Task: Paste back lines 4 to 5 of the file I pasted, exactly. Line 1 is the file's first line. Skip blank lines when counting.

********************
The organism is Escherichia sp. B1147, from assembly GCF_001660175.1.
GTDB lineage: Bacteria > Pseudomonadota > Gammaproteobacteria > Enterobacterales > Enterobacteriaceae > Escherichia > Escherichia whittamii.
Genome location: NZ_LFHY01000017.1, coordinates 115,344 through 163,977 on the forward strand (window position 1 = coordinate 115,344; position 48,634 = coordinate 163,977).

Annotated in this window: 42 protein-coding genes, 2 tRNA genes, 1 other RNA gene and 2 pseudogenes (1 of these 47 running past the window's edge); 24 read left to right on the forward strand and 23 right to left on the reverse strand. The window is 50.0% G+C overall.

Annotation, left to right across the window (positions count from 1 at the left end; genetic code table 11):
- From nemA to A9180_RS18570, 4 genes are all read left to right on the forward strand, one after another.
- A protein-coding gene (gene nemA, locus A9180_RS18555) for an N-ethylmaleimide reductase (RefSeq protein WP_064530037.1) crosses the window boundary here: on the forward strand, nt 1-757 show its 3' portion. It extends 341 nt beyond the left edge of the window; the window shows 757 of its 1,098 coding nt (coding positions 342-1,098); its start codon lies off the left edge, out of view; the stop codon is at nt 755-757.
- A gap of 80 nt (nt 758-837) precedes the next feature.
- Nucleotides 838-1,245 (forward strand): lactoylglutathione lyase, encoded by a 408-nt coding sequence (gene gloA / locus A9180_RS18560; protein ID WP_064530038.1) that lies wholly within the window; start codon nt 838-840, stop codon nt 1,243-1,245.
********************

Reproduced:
Annotated in this window: 42 protein-coding genes, 2 tRNA genes, 1 other RNA gene and 2 pseudogenes (1 of these 47 running past the window's edge); 24 read left to right on the forward strand and 23 right to left on the reverse strand. The window is 50.0% G+C overall.

Annotation, left to right across the window (positions count from 1 at the left end; genetic code table 11):